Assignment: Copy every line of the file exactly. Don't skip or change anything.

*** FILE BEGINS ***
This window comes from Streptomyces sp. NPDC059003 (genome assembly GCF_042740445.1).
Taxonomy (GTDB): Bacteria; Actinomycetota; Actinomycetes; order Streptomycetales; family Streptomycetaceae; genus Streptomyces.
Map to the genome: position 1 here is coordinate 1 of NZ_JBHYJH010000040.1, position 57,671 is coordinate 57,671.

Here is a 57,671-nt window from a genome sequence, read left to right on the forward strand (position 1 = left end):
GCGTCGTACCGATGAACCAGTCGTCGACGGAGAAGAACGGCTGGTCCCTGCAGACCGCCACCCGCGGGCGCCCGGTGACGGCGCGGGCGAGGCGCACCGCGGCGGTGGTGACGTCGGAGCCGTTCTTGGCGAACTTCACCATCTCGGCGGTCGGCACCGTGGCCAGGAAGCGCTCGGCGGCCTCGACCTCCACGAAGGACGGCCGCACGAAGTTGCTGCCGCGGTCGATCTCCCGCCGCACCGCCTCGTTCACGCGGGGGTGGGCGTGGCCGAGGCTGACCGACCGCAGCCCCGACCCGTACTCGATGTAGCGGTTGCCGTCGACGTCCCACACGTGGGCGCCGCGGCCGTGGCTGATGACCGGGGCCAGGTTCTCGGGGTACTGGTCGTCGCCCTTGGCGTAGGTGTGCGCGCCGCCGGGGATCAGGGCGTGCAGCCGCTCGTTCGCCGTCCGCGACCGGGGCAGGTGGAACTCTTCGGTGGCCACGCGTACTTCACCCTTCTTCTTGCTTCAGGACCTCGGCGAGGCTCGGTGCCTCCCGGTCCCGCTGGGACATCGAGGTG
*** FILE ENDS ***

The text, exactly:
This window comes from Streptomyces sp. NPDC059003 (genome assembly GCF_042740445.1).
Taxonomy (GTDB): Bacteria; Actinomycetota; Actinomycetes; order Streptomycetales; family Streptomycetaceae; genus Streptomyces.
Map to the genome: position 1 here is coordinate 1 of NZ_JBHYJH010000040.1, position 57,671 is coordinate 57,671.

Here is a 57,671-nt window from a genome sequence, read left to right on the forward strand (position 1 = left end):
GCGTCGTACCGATGAACCAGTCGTCGACGGAGAAGAACGGCTGGTCCCTGCAGACCGCCACCCGCGGGCGCCCGGTGACGGCGCGGGCGAGGCGCACCGCGGCGGTGGTGACGTCGGAGCCGTTCTTGGCGAACTTCACCATCTCGGCGGTCGGCACCGTGGCCAGGAAGCGCTCGGCGGCCTCGACCTCCACGAAGGACGGCCGCACGAAGTTGCTGCCGCGGTCGATCTCCCGCCGCACCGCCTCGTTCACGCGGGGGTGGGCGTGGCCGAGGCTGACCGACCGCAGCCCCGACCCGTACTCGATGTAGCGGTTGCCGTCGACGTCCCACACGTGGGCGCCGCGGCCGTGGCTGATGACCGGGGCCAGGTTCTCGGGGTACTGGTCGTCGCCCTTGGCGTAGGTGTGCGCGCCGCCGGGGATCAGGGCGTGCAGCCGCTCGTTCGCCGTCCGCGACCGGGGCAGGTGGAACTCTTCGGTGGCCACGCGTACTTCACCCTTCTTCTTGCTTCAGGACCTCGGCGAGGCTCGGTGCCTCCCGGTCCCGCTGGGACATCGAGGTG